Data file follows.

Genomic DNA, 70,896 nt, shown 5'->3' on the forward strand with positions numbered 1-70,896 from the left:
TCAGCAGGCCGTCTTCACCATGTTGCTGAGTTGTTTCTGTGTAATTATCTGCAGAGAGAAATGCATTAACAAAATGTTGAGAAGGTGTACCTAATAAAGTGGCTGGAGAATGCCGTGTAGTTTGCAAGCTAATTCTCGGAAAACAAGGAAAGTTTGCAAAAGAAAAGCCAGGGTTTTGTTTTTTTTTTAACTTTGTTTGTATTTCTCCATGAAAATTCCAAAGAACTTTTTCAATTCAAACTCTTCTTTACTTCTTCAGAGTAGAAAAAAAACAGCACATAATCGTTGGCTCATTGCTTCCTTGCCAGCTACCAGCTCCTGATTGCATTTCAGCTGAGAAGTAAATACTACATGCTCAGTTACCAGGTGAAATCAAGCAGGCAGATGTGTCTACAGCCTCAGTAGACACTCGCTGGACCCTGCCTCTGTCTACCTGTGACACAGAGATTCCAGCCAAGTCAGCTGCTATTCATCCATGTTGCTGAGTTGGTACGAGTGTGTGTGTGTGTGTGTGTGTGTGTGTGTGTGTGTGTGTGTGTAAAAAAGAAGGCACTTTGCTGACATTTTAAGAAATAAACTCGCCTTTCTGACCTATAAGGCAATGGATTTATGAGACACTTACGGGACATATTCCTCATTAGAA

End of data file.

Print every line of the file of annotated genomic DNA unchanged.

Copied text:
Genomic DNA, 70,896 nt, shown 5'->3' on the forward strand with positions numbered 1-70,896 from the left:
TCAGCAGGCCGTCTTCACCATGTTGCTGAGTTGTTTCTGTGTAATTATCTGCAGAGAGAAATGCATTAACAAAATGTTGAGAAGGTGTACCTAATAAAGTGGCTGGAGAATGCCGTGTAGTTTGCAAGCTAATTCTCGGAAAACAAGGAAAGTTTGCAAAAGAAAAGCCAGGGTTTTGTTTTTTTTTTAACTTTGTTTGTATTTCTCCATGAAAATTCCAAAGAACTTTTTCAATTCAAACTCTTCTTTACTTCTTCAGAGTAGAAAAAAAACAGCACATAATCGTTGGCTCATTGCTTCCTTGCCAGCTACCAGCTCCTGATTGCATTTCAGCTGAGAAGTAAATACTACATGCTCAGTTACCAGGTGAAATCAAGCAGGCAGATGTGTCTACAGCCTCAGTAGACACTCGCTGGACCCTGCCTCTGTCTACCTGTGACACAGAGATTCCAGCCAAGTCAGCTGCTATTCATCCATGTTGCTGAGTTGGTACGAGTGTGTGTGTGTGTGTGTGTGTGTGTGTGTGTGTGTGTGTGTGTAAAAAAGAAGGCACTTTGCTGACATTTTAAGAAATAAACTCGCCTTTCTGACCTATAAGGCAATGGATTTATGAGACACTTACGGGACATATTCCTCATTAGAA